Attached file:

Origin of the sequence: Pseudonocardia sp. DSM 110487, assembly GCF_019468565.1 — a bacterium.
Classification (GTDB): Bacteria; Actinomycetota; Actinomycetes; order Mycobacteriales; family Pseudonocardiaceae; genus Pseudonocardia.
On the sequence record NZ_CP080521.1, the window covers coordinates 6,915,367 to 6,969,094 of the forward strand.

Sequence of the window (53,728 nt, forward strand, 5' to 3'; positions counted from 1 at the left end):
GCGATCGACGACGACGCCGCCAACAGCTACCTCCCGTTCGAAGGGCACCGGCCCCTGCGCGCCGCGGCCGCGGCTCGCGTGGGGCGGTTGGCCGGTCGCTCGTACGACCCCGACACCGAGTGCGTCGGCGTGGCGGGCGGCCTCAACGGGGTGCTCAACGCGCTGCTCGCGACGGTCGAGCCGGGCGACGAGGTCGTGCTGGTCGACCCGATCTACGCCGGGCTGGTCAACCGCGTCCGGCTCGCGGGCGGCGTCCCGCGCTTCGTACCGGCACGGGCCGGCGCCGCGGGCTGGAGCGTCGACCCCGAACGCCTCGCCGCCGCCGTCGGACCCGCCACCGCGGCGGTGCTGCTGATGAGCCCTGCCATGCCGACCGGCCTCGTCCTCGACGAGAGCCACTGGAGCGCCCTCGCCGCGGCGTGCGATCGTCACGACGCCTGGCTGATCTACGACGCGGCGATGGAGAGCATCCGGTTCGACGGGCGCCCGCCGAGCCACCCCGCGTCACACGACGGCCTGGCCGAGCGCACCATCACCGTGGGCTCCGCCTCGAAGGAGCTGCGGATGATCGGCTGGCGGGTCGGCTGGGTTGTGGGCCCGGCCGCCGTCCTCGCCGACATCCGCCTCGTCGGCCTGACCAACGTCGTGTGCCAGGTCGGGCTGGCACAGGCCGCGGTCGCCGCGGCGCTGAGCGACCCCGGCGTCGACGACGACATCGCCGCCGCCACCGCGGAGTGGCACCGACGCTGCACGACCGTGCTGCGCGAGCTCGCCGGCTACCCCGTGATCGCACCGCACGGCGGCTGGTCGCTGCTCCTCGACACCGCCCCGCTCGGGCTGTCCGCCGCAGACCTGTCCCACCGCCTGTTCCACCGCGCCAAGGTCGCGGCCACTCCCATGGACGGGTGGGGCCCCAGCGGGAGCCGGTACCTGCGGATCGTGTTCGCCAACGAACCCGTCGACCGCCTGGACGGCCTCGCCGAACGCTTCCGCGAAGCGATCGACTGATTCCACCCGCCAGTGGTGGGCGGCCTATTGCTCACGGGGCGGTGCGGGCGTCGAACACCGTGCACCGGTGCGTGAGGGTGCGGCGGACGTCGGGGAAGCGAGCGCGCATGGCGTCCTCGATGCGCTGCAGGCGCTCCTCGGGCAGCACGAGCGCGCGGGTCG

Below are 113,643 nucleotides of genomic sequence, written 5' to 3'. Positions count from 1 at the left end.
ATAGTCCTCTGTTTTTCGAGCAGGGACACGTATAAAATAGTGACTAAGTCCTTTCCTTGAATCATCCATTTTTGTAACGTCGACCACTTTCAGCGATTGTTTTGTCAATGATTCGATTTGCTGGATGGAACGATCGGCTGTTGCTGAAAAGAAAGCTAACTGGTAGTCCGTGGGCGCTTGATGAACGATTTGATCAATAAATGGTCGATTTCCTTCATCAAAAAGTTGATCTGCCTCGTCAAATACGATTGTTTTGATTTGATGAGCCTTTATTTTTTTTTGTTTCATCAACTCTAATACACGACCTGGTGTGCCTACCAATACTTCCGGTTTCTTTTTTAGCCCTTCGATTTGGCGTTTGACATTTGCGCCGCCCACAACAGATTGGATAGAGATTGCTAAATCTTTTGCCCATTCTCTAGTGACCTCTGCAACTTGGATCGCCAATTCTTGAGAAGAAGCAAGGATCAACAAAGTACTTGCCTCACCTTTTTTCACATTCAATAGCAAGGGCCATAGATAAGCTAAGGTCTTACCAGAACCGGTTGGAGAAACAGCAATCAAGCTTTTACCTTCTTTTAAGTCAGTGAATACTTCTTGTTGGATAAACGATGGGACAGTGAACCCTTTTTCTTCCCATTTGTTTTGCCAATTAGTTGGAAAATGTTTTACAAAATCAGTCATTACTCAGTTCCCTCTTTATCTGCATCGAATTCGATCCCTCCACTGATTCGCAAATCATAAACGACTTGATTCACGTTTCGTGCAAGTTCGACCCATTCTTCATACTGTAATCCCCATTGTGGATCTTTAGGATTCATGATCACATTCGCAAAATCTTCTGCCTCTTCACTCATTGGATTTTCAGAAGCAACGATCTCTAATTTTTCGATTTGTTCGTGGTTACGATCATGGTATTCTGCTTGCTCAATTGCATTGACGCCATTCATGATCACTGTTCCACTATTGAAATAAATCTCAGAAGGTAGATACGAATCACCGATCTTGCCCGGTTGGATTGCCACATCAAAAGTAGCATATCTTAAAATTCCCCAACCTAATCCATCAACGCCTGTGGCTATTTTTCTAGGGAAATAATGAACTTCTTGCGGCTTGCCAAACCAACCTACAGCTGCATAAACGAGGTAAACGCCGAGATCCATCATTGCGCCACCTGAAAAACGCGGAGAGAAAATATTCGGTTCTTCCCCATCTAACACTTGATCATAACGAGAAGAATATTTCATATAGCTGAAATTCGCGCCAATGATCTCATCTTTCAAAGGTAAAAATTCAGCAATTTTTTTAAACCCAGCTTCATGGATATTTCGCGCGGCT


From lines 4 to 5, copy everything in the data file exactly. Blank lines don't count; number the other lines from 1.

Sequence of the window (53,728 nt, forward strand, 5' to 3'; positions counted from 1 at the left end):
GCGATCGACGACGACGCCGCCAACAGCTACCTCCCGTTCGAAGGGCACCGGCCCCTGCGCGCCGCGGCCGCGGCTCGCGTGGGGCGGTTGGCCGGTCGCTCGTACGACCCCGACACCGAGTGCGTCGGCGTGGCGGGCGGCCTCAACGGGGTGCTCAACGCGCTGCTCGCGACGGTCGAGCCGGGCGACGAGGTCGTGCTGGTCGACCCGATCTACGCCGGGCTGGTCAACCGCGTCCGGCTCGCGGGCGGCGTCCCGCGCTTCGTACCGGCACGGGCCGGCGCCGCGGGCTGGAGCGTCGACCCCGAACGCCTCGCCGCCGCCGTCGGACCCGCCACCGCGGCGGTGCTGCTGATGAGCCCTGCCATGCCGACCGGCCTCGTCCTCGACGAGAGCCACTGGAGCGCCCTCGCCGCGGCGTGCGATCGTCACGACGCCTGGCTGATCTACGACGCGGCGATGGAGAGCATCCGGTTCGACGGGCGCCCGCCGAGCCACCCCGCGTCACACGACGGCCTGGCCGAGCGCACCATCACCGTGGGCTCCGCCTCGAAGGAGCTGCGGATGATCGGCTGGCGGGTCGGCTGGGTTGTGGGCCCGGCCGCCGTCCTCGCCGACATCCGCCTCGTCGGCCTGACCAACGTCGTGTGCCAGGTCGGGCTGGCACAGGCCGCGGTCGCCGCGGCGCTGAGCGACCCCGGCGTCGACGACGACATCGCCGCCGCCACCGCGGAGTGGCACCGACGCTGCACGACCGTGCTGCGCGAGCTCGCCGGCTACCCCGTGATCGCACCGCACGGCGGCTGGTCGCTGCTCCTCGACACCGCCCCGCTCGGGCTGTCCGCCGCAGACCTGTCCCACCGCCTGTTCCACCGCGCCAAGGTCGCGGCCACTCCCATGGACGGGTGGGGCCCCAGCGGGAGCCGGTACCTGCGGATCGTGTTCGCCAACGAACCCGTCGACCGCCTGGACGGCCTCGCCGAACGCTTCCGCGAAGCGATCGACTGATTCCACCCGCCAGTGGTGGGCGGCCTATTGCTCACGGGGCGGTGCGGGCGTCGAACACCGTGCACCGGTGCGTGAGGGTGCGGCGGACGTCGGGGAAGCGAGCGCGCATGGCGTCCTCGATGCGCTGCAGGCGCTCCTCGGGCAGCACGAGCGCGCGGGTCG